Exploring Climate Change Effects on Water Availability and Agriculture

This page authored by Betsy A. Bancroft, Gonzaga University
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For this activity, students work in small groups to summarize how climate change is projected to affect one of nine world regions (as identified by the IPCC). The students explore the expected impacts of climate change on a specific region and then explore other relevant regional issues to identify how factors outside of climate change may affect each region. Students then narrow their focus to identify how these large-scale changes affect agriculture and water availability. Each group presents their findings to the class and turns in a written summary. Students use the most recent reports from the IPCC as a starting point, but you could provide more resources or papers, depending on the background of the students. The activity is designed to function as a jigsaw activity, where students contribute pieces of the big picture effects of climate change on the world.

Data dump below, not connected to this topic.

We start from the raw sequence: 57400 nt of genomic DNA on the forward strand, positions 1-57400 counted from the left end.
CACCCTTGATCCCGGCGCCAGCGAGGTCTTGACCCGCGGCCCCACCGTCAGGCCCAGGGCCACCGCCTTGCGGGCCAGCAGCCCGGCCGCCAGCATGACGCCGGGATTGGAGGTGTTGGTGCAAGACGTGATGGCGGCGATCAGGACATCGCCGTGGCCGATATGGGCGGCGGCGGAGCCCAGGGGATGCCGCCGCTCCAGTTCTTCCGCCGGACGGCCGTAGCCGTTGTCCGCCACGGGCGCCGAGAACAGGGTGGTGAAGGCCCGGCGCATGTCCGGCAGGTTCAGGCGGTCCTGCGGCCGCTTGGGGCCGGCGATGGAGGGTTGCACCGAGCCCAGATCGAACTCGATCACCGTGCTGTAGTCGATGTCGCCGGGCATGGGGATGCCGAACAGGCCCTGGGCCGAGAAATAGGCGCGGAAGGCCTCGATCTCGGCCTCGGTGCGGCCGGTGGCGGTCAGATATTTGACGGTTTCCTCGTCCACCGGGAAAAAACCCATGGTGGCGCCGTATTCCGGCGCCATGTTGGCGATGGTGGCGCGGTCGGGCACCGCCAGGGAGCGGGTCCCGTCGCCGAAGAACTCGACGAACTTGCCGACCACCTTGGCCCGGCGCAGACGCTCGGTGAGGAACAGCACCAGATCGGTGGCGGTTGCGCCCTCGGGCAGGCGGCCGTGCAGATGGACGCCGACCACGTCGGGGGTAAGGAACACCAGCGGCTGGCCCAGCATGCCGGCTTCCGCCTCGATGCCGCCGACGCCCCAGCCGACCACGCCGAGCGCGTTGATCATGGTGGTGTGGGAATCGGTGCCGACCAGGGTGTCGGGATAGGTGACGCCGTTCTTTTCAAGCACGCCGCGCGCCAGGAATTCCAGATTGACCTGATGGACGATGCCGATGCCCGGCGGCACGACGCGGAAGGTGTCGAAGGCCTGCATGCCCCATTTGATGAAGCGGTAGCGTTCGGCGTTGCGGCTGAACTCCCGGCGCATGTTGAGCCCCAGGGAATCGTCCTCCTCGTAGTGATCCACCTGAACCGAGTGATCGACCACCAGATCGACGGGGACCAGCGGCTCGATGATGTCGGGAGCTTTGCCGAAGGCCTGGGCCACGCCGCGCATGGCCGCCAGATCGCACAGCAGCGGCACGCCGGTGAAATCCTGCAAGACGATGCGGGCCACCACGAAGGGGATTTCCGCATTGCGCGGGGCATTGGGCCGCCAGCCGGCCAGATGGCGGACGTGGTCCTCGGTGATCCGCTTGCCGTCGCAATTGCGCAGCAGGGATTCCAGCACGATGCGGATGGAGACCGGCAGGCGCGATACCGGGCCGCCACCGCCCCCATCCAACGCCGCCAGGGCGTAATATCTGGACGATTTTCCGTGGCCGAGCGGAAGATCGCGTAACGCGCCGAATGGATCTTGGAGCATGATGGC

Used this activity? Share your experiences and modifications

Learning Goals

Students will use resources to summarize effects of environmental change on world regions.
Students will synthesize information from scientific sources to propose how other environmental issues will interact with climate change.
Students will present complex scientific information in a format suitable for the layperson.

Context for Use

This activity was written for Environmental Studies majors and minors, where the ability to synthesize scientific information and package it for the layperson is paramount to many of their future career goals. The activity spans two 50-minute lecture-class periods for a class of 18-20, with time for each group of three students to (very) briefly present. Depending on the students' familiarity with climate change, agriculture, and water issues, the activity may be completed in just the two class periods, but for most students, completion will require time outside of the class. The students complete this activity after a lecture or two on the basics of climate change (drivers, broad effects, etc). In lieu of lecture, you could also have the students watch the videos by Neil DeGrasse Tyson and David Battisti linked in the resources section.

Description and Teaching Materials

Student handout for climate change, agriculture, and water activity (Microsoft Word 2007 (.docx) 123kB Aug1 17)

See links to videos in the references and resources section.